UPDATE: Maine Governor Paul LePage vetoed L.D. 56 on June 2, citing skepticism about the bill's effectiveness to reduce litter and concerns about drunk driving, as reported by the Bangor Daily News.
In his veto message, LePage questioned the financial precedent of the bill's estimated $1 million cost. He also made the case for increased littering penalties as a more appropriate way to address the spread of "nip" bottles along roadways and public spaces.
"Absent increased penalties, which this bill failed to impose, an alternative approach is to discontinue the sale of 50ml bottles containing alcohol all together. If this bill passes, I have directed the Bureau of Alcoholic Beverages and Lottery Operations to work with the Liquor and Lottery Commission to delist these products for sale in Maine," wrote LePage. "Rather than support this costly bill, which will not reduce drunk driving and does nothing to curb the destruction of evidence through littering, I return L.D. 56 to you unsigned and vetoed. I strongly urge the Legislature to sustain it."
The governor's official statement included a photo of a totaled vehicle from a "fatal drunk-driving accident" to emphasize his point.
- Efforts to regulate 50-milliliter liquor bottles, commonly known as "nips," are spreading fast in New England with multiple bills and petitions circulating in Massachusetts and Maine. Both of Maine's legislative branches have voted in support of a bill, L.D. 56, that would add a 5-cent deposit to the bottles by 2019 and are moving forward with further negotiations, as reported by the Portland Press Herald.
- Governor Paul LePage has threatened to veto the bill and ban nips from stores entirely if the legislature attempts to override him. He has provided multiple reasons for this approach, most recently saying that a bottle deposit still wouldn't deter drivers from throwing them out their windows to eliminate evidence if pulled over. LePage's threat has prompted a local bottler behind the popular Fireball brand — which comprises 42% of nip sales in the state — to pull their support for the bill, as reported by the Bangor Daily News.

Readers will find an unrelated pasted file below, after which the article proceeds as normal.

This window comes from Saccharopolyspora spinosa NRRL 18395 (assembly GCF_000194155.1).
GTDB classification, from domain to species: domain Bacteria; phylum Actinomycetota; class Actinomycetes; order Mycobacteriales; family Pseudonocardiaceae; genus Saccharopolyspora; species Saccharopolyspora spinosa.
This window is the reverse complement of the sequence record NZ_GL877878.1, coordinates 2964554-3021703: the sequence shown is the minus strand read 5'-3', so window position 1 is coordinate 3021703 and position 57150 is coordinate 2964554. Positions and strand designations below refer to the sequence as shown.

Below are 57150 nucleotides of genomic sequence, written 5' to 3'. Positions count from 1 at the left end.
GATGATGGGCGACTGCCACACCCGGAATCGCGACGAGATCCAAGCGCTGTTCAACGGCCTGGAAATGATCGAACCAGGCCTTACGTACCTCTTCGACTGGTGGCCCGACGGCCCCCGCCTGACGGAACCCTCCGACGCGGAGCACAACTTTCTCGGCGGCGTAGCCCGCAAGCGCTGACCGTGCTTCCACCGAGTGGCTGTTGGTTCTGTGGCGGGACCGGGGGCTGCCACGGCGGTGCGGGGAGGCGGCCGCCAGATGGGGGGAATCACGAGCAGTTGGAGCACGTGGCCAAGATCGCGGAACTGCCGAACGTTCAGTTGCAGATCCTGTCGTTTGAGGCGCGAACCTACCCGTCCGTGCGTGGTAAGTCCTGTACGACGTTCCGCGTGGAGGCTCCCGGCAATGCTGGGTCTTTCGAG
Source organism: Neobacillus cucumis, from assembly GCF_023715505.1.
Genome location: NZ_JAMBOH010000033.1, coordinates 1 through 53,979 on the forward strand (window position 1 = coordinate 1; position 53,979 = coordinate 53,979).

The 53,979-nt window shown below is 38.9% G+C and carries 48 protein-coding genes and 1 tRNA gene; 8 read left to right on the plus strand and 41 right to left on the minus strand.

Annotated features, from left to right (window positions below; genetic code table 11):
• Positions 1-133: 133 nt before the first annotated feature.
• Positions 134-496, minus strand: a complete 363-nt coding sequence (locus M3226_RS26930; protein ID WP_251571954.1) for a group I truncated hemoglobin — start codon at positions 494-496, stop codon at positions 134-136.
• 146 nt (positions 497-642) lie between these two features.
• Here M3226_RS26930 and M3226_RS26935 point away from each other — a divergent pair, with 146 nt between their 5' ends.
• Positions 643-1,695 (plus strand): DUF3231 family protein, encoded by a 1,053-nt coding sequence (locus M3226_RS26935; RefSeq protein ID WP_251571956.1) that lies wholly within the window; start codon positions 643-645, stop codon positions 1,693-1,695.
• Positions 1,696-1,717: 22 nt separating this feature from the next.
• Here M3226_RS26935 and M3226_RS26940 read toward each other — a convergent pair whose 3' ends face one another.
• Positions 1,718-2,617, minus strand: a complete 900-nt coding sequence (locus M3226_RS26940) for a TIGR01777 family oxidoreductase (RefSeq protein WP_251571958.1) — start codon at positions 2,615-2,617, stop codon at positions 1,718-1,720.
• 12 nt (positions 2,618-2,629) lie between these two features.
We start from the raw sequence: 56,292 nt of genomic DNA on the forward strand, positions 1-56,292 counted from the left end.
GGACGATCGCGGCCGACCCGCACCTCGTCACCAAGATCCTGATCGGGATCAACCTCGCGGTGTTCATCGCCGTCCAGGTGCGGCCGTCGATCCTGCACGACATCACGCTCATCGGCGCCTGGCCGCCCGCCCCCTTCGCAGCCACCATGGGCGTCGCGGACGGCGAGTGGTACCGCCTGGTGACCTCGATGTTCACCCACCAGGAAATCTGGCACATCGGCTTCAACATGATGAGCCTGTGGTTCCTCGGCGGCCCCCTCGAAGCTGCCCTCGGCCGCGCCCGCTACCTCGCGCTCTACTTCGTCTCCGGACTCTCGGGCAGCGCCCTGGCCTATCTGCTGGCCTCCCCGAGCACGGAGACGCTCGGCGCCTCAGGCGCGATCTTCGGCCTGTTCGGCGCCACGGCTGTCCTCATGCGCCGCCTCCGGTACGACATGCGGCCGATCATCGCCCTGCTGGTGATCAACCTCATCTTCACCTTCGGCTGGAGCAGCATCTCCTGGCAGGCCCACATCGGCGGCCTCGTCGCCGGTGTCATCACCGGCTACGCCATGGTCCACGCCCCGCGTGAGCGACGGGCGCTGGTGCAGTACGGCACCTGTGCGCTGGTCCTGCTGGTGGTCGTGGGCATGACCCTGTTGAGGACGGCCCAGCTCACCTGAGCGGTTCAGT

- Bill H3528 has also been introduced in Massachusetts to add any container smaller than 100 milliliters to the state's redemption program with a 5-cent deposit. Keep Massachusetts Beautiful has started an online petition in support of the bill. Local residents and elected officials have also been vocal about finding ways to regulate the bottles.
Nip bottles may be recyclable, but according to environmental groups and community clean-up volunteers many of these bottles never make it into bins at all. During the most recent fiscal year, Maine liquor stores sold 8.4 million bottles with an unknown number ending up along roadways, beaches and park paths. Including them in existing bottle deposit programs, rather than attempting to ban them outright, has been a relatively uncontroversial compromise until now.
Maine lawmakers intentionally chose a 2019 start date to allow time for labels to be redesigned and avoid the additional cost of printing special stickers to denote the 5-cent deposit. The idea hasn't gained as much traction in Massachusetts, but it has become a common topic of discussion among the same environmental advocates working to enact bans or fees on other types of packaging. Members of the Mass Green Network, a driving force behind many of the more than 50 bag ordinances in the states, have been particularly focused on the idea in recent months.
Efforts to regulate bags statewide have been unsuccessful in both states so far — LePage vetoed one bill last month — but local momentum on the issue hasn't abated. Neighboring Vermont is considering its own bag bill and environmental advocates in multiple states have also begun turning their attention to other items such as polystyrene containers and plastic water bottles. Compared to some of those efforts, a 5-cent deposit on nips may be a more palatable option for both recyclers and manufacturers that would deliver a win for environmental groups at the same time.